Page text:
While this could work as a short-term solution, there is a definite downside to such an informal agreement. Most importantly, should one parent decide he or she wants to revert back to the original agreement, without the court’s stamp of approval on the modification, the other parent has absolutely no legal standing to prohibit such a move. Because of this, it is almost always a better idea for parents to consult an experienced New York family law attorney and have the modification done legally. In the end, this is the only way to protect your rights.
Getting Help for a Custody Modification from The Law Office of Katherine Ryan, P.C.
Parents who are interested in a custody modification can speak to an attorney at The Law Office of Katherine Ryan, P.C. Attorney Katherine Ryan has the necessary experience and legal knowledge as well as the process involved to make a difference in the case. The Law Office of Katherine Ryan, P.C. vows to make any family law process transparent—in other words, Katherine wants to ensure that her clients never sign anything they do not understand, or accept a resolution that simply does not work for their family.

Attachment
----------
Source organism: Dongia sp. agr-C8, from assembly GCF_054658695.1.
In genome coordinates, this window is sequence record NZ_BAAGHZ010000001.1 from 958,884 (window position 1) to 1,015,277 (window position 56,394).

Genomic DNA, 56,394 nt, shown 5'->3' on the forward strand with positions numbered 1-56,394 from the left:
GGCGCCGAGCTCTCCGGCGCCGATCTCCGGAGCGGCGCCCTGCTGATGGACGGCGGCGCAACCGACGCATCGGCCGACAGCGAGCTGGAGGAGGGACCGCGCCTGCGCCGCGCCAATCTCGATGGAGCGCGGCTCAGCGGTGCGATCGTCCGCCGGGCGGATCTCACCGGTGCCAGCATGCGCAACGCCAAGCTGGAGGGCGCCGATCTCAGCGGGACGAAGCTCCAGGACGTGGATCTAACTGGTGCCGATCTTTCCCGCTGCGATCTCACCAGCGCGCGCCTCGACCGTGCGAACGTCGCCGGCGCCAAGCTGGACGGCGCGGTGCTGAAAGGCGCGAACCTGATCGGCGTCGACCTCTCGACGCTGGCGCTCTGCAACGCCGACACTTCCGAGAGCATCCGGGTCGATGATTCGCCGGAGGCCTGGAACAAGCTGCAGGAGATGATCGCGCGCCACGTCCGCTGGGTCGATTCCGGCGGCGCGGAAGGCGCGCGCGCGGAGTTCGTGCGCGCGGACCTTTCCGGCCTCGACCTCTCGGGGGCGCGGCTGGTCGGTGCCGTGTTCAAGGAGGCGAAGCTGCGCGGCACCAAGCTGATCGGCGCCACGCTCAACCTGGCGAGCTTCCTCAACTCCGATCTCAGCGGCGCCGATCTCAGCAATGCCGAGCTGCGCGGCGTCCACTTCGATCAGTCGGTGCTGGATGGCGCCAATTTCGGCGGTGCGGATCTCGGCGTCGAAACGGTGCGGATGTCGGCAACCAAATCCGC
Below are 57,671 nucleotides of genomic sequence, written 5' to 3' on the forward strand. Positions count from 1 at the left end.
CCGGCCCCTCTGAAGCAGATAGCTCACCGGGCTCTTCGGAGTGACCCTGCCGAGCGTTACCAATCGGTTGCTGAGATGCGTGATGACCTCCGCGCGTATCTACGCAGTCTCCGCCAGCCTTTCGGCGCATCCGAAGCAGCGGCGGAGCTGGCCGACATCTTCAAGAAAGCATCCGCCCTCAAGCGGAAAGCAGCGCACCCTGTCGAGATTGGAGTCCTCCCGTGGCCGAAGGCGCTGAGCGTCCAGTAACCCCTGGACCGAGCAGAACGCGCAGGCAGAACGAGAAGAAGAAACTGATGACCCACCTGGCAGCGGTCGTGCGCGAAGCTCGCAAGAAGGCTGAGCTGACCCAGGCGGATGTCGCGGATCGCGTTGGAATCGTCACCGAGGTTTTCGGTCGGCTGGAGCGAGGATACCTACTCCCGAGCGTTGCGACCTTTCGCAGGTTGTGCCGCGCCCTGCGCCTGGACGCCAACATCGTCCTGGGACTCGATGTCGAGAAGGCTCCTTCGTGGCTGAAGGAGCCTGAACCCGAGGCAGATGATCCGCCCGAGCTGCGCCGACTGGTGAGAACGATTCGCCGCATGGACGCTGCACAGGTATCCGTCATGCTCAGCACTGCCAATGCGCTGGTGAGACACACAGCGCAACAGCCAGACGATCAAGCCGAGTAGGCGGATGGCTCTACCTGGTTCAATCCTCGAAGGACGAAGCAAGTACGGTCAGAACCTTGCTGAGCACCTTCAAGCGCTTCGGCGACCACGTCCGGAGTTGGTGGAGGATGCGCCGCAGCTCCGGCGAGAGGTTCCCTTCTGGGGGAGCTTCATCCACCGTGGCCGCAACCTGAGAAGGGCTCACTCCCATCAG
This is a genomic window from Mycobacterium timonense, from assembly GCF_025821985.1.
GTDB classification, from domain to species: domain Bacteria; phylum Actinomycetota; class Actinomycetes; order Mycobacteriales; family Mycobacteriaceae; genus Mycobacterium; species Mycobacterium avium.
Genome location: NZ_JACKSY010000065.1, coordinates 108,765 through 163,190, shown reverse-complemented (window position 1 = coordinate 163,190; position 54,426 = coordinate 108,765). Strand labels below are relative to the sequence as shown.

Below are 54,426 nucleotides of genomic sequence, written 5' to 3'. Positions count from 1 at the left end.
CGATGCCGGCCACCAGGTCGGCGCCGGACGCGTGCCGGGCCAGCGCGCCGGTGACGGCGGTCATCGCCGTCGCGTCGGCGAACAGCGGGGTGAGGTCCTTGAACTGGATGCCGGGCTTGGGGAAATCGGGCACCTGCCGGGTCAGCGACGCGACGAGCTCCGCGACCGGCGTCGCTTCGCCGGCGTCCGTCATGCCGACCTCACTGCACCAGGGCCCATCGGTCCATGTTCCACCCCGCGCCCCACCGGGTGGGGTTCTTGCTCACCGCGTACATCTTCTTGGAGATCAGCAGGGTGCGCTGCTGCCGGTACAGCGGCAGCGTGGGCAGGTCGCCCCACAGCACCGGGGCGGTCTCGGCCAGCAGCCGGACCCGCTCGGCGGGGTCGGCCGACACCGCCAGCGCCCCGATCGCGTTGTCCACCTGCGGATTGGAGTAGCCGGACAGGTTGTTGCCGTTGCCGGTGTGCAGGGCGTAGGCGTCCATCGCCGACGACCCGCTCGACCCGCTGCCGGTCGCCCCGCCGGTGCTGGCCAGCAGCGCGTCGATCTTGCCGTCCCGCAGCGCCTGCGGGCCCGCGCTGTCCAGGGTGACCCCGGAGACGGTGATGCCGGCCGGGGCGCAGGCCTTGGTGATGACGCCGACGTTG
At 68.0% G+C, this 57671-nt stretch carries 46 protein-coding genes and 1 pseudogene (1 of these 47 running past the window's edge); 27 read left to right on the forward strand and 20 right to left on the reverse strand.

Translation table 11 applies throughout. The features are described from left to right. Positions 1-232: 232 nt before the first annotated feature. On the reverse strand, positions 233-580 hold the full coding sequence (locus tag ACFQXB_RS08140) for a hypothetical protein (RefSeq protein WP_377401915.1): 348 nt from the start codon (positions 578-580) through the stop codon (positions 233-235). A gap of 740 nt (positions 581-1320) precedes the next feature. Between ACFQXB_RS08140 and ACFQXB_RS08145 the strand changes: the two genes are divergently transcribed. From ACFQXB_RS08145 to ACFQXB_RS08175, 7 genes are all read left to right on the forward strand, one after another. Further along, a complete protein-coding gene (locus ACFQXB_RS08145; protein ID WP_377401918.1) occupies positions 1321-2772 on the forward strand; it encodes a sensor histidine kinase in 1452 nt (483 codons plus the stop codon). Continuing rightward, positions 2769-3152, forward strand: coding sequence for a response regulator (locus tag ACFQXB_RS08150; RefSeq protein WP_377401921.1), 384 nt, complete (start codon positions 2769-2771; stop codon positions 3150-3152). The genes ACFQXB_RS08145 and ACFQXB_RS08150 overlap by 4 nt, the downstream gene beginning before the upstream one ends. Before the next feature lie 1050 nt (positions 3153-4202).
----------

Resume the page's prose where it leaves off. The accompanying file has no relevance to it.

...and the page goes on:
The attorneys at The Law Office of Katherine Ryan are in constant contact with each and every client, working hard to create a unique solution for each and every family that is not only long-lasting but one that reduces overall conflict as well. Katherine Ryan represents clients in Garden City, Stewart Manor, New Hyde Park, Mineola, Huntington, Melville, Woodbury, Commack, Smithtown, Syosset, Jericho, Roslyn, and Manhasset. Contact The Law Office of Katherine Ryan today for all your family law needs.